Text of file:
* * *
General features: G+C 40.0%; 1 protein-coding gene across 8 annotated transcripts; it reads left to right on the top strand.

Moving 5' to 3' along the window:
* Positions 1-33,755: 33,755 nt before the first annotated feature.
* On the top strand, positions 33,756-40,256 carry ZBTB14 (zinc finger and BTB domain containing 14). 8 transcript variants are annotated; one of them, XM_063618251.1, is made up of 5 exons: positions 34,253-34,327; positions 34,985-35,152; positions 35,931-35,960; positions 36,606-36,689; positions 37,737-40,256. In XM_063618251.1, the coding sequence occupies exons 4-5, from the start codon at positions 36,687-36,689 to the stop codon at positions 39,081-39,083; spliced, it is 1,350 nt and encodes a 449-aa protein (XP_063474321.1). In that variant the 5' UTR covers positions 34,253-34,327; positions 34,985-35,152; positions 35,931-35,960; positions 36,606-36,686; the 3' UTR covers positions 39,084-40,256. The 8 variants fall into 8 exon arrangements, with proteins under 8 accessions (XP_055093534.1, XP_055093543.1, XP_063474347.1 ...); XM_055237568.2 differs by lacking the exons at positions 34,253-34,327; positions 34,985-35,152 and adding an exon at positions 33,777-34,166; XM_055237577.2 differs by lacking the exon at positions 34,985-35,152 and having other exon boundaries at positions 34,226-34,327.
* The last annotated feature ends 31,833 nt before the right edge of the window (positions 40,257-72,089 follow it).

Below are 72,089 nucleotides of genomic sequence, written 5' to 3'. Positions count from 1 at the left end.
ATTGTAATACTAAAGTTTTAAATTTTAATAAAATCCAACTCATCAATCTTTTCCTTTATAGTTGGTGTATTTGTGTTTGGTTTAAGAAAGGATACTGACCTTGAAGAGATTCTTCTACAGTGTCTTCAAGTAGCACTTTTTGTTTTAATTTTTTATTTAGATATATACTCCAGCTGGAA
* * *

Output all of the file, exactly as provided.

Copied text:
General features: G+C 40.0%; 1 protein-coding gene across 8 annotated transcripts; it reads left to right on the top strand.

Moving 5' to 3' along the window:
* Positions 1-33,755: 33,755 nt before the first annotated feature.
* On the top strand, positions 33,756-40,256 carry ZBTB14 (zinc finger and BTB domain containing 14). 8 transcript variants are annotated; one of them, XM_063618251.1, is made up of 5 exons: positions 34,253-34,327; positions 34,985-35,152; positions 35,931-35,960; positions 36,606-36,689; positions 37,737-40,256. In XM_063618251.1, the coding sequence occupies exons 4-5, from the start codon at positions 36,687-36,689 to the stop codon at positions 39,081-39,083; spliced, it is 1,350 nt and encodes a 449-aa protein (XP_063474321.1). In that variant the 5' UTR covers positions 34,253-34,327; positions 34,985-35,152; positions 35,931-35,960; positions 36,606-36,686; the 3' UTR covers positions 39,084-40,256. The 8 variants fall into 8 exon arrangements, with proteins under 8 accessions (XP_055093534.1, XP_055093543.1, XP_063474347.1 ...); XM_055237568.2 differs by lacking the exons at positions 34,253-34,327; positions 34,985-35,152 and adding an exon at positions 33,777-34,166; XM_055237577.2 differs by lacking the exon at positions 34,985-35,152 and having other exon boundaries at positions 34,226-34,327.
* The last annotated feature ends 31,833 nt before the right edge of the window (positions 40,257-72,089 follow it).

Below are 72,089 nucleotides of genomic sequence, written 5' to 3'. Positions count from 1 at the left end.
ATTGTAATACTAAAGTTTTAAATTTTAATAAAATCCAACTCATCAATCTTTTCCTTTATAGTTGGTGTATTTGTGTTTGGTTTAAGAAAGGATACTGACCTTGAAGAGATTCTTCTACAGTGTCTTCAAGTAGCACTTTTTGTTTTAATTTTTTATTTAGATATATACTCCAGCTGGAA